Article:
The S&P recently released a study showing how the index beat active managers over the last 15 years. This attention to index investing may be diverting retirement savers from their real goals. “The media’s focus on market returns is highly distracting,” says Dana Anspach, Founder and CEO of Sensible Money, LLC in Scottsdale, Arizona. “Your money should be invested in a particular way because it gives you the highest likelihood of achieving your goals. That has nothing to do with what the S&P 500 did in the last week.”

No doubt financial professionals all agree with this sentiment, but it begs a far more important question: Are retirement savers aware of the retirement requirement (a.k.a. “Goal-Oriented Target” or “GOT”) necessary for them to retire in comfort? “Most have no clue,” says Ilene Davis of Financial Independence Services in Cocoa, Florida. “Sadly, most don’t even know what questions to ask or what factors are involved in the calculation.”

The disconnect between the needs of the media and the needs of retirement savers tends to distort the significant of index returns. “The job of the media is to gain attention, and with attention, certain information are left out to make the news more attractive,” says Joanna Leng, Financial Advisor in Singapore. “It is not meant to mislead, it’s just not a holistic picture. The distraction for retirement savers will be to look for what is most talked about, and overlook their own risk tolerance.”

Greg Wells, Vice President at EP Wealth Advisors, Inc. in Torrance, California, offers the following example of Leng’s point: “The media oftentimes makes small events into huge news and investors deviate from the plans that were built and designed for them. These plans also always factor in large downturns and market events, so changing a plan because of one event or news item can drastically hurt your return. Know that competent financial planners have built your plan with downturns in mind, and they are designed to withstand it. It doesn’t mean don’t listen to the news, but ask your adviser how it might affect your portfolio and if the event warrants to change your financial plan.”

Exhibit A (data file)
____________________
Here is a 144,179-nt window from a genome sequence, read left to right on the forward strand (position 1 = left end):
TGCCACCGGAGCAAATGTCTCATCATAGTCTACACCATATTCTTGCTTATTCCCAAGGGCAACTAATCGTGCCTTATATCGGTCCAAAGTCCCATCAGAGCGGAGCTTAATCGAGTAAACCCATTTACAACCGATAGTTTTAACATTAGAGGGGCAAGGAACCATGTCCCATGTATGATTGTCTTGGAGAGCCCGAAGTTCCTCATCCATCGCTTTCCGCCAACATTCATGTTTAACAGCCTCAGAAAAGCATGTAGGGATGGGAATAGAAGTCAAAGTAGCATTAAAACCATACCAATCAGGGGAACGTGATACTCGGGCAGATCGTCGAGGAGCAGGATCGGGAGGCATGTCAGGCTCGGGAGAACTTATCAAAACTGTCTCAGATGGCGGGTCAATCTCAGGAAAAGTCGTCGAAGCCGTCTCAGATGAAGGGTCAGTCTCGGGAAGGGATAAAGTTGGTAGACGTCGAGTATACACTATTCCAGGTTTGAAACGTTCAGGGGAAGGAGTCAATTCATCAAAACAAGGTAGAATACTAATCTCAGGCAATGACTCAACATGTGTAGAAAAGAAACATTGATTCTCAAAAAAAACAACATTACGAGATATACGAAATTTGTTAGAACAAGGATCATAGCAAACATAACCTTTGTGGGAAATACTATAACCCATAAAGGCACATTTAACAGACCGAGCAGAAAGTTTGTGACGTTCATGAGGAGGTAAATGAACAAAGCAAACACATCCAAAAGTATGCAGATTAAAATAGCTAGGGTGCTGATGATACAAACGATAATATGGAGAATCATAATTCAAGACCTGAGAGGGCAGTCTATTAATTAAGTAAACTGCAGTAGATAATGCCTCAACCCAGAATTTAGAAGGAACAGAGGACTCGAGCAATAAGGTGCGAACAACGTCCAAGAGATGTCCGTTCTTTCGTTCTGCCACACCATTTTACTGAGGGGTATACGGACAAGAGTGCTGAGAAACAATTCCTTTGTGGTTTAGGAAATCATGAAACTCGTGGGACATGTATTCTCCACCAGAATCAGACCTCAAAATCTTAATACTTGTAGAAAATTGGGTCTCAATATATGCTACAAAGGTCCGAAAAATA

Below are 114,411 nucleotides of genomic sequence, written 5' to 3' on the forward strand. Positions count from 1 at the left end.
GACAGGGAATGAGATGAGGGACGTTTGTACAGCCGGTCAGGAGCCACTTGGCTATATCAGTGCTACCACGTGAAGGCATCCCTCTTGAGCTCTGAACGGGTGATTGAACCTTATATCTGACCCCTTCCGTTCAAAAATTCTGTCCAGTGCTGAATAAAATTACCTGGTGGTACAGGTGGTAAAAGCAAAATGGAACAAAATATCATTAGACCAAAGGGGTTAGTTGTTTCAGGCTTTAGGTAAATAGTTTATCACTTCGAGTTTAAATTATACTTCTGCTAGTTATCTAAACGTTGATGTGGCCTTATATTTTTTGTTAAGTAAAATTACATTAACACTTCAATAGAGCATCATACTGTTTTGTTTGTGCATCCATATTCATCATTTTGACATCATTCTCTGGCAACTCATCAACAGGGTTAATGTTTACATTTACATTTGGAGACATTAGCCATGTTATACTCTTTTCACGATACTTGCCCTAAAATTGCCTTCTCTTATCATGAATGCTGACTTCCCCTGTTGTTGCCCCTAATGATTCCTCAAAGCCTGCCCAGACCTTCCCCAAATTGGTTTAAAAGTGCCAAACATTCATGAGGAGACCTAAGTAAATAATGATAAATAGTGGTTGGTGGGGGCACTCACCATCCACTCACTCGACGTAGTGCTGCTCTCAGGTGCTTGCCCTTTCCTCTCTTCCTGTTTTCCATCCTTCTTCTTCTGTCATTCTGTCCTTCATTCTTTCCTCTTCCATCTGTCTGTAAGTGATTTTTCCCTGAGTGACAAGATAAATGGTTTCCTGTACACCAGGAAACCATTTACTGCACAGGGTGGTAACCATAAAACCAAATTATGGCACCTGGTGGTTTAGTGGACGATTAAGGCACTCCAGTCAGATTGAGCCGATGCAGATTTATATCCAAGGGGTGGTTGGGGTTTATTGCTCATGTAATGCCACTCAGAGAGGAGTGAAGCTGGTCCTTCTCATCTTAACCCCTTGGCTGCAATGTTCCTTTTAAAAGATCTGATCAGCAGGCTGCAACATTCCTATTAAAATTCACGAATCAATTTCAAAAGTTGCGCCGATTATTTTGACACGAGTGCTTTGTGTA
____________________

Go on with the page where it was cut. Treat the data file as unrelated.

“The media’s influence on retirement savers is significant,” says Dan Timotic, Managing Principal at T2 Asset Management, LLC in Oakbrook Terrace, Illinois. “When the media talks about how great things are, people will want to take more risk so they don’t ‘miss out’ on any opportunities. Retirement savers need to tune out the media and allocate their investments to meet their specific risk/return needs. They should focus on what their returns need to be to reach their goals and not listen to what the talking heads on television are saying from day to day about the stock market. The media distraction can force savers to do things they normally wouldn’t do which could jeopardize their ultimate goals.”

An exaggerated attention to short-term markets fluctuations can often tempt retirement savers to make poor choices. “More money can be lost by investors trying to anticipate corrections or outsmarting the market than when large short term corrections actually occur,” says Lou Cannataro, Partner at Cannataro Park Avenue Financial in New York City. “It has been proven over and over again that timing the market just does not work. When people feel it is ‘time to do something’ due to short term market fluctuations that is usually the time to do nothing. Most investors just cannot wait. This takes a lot of faith in your long term investing discipline and planning to stand still.”

It may appear reporting the daily changes in the Dow Jones, SEP, and NASDAQ has the same innocence as reporting the daily sports scores, but the psychological damage can be acute when it comes to retirement saving. Jay Srivatsa, CEO at Future Wealth LLC in Los Gatos, California, says the media’s emphasis on market returns is “very distracting because it switches the focus from long term investing for retirement and instead forces savers to worry about current dislocations in the market.”